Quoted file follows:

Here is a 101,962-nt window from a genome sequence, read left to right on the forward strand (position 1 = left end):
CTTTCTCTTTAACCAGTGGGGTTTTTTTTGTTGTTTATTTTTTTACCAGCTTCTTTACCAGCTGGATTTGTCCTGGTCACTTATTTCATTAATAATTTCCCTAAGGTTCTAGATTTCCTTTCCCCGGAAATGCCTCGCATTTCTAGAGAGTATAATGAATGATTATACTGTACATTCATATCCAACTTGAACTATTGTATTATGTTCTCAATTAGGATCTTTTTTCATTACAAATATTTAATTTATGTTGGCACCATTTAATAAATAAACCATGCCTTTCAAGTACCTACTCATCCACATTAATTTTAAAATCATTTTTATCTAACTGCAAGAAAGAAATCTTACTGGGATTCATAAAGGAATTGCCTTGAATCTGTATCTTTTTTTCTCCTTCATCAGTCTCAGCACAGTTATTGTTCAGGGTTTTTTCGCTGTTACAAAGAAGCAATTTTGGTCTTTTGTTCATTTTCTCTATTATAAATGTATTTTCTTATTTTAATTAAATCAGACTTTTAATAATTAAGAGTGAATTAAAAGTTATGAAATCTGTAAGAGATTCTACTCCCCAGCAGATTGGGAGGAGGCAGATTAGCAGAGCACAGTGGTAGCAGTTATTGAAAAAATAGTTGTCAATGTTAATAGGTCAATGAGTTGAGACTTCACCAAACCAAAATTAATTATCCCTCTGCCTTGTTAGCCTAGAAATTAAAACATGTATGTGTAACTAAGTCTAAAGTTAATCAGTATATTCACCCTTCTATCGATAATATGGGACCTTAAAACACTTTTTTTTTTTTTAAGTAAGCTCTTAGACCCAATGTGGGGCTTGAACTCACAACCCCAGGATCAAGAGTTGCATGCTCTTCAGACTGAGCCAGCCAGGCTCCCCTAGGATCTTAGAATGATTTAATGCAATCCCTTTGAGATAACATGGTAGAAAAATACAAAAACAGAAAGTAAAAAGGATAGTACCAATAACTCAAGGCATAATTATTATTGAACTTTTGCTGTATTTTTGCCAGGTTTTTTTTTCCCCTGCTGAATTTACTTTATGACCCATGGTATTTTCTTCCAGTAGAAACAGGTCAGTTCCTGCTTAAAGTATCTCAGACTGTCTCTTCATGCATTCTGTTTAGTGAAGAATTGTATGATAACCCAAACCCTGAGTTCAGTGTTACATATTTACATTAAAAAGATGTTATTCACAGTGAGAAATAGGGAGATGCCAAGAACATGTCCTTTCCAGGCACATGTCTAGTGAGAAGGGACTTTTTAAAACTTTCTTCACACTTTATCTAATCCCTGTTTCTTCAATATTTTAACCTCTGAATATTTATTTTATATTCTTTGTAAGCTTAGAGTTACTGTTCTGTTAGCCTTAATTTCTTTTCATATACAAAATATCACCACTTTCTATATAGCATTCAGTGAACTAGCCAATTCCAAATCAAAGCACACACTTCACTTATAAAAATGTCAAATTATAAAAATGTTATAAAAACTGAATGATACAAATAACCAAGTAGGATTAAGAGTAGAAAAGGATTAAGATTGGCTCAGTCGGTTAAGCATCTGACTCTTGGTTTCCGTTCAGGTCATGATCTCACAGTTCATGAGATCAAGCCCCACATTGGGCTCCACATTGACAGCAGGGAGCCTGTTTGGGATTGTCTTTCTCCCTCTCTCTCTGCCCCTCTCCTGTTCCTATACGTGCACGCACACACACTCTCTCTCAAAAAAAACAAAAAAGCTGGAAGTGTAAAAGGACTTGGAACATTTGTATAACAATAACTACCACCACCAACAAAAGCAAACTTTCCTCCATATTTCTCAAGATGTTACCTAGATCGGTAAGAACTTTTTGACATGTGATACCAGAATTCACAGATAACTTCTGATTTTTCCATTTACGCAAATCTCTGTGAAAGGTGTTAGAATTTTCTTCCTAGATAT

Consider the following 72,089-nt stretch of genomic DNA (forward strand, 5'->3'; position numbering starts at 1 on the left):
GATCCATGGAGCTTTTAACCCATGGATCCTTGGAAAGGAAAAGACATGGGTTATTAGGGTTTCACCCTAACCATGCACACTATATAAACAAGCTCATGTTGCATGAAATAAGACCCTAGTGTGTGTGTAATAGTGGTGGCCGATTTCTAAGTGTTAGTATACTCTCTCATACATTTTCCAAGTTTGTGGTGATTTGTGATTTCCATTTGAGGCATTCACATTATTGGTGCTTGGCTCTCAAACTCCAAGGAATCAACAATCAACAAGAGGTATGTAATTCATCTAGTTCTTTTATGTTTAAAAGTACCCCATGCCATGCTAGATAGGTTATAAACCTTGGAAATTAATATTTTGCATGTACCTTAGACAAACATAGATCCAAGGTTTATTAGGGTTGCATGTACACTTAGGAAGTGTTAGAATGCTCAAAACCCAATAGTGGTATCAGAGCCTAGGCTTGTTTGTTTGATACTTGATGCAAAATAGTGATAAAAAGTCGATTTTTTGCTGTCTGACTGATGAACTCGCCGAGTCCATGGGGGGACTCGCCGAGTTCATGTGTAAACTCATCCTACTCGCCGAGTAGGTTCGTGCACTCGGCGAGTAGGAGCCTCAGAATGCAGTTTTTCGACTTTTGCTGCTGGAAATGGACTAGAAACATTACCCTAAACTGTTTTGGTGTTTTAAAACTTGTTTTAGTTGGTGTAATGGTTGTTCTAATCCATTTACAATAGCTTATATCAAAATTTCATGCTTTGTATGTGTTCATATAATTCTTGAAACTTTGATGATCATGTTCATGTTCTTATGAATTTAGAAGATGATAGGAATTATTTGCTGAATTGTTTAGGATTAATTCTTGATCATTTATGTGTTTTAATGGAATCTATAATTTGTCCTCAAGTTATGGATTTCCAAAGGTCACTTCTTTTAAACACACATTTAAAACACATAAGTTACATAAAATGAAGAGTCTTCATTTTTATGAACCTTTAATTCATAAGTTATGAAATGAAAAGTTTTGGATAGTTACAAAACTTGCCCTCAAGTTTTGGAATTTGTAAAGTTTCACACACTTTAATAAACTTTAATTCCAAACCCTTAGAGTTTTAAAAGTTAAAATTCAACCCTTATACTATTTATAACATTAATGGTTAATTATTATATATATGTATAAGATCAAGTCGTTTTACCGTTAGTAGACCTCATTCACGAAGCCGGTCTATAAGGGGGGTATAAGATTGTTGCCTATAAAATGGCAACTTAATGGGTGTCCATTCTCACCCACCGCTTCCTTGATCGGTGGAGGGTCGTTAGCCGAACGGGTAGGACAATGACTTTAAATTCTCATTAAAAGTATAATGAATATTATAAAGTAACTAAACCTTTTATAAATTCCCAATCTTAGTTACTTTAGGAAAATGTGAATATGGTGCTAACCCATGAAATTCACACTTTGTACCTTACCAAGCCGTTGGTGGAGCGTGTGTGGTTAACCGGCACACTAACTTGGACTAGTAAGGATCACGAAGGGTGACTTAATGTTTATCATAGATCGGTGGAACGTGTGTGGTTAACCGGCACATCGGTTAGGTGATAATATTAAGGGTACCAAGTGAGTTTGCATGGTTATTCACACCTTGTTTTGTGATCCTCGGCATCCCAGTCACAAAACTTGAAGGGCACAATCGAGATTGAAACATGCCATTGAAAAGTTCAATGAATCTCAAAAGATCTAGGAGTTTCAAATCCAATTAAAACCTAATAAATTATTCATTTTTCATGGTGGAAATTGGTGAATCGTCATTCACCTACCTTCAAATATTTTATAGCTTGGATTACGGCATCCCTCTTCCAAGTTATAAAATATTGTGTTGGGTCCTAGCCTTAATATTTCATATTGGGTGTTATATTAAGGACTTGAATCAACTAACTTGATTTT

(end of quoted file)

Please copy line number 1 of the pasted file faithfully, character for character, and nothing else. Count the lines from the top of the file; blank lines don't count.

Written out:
Here is a 101,962-nt window from a genome sequence, read left to right on the forward strand (position 1 = left end):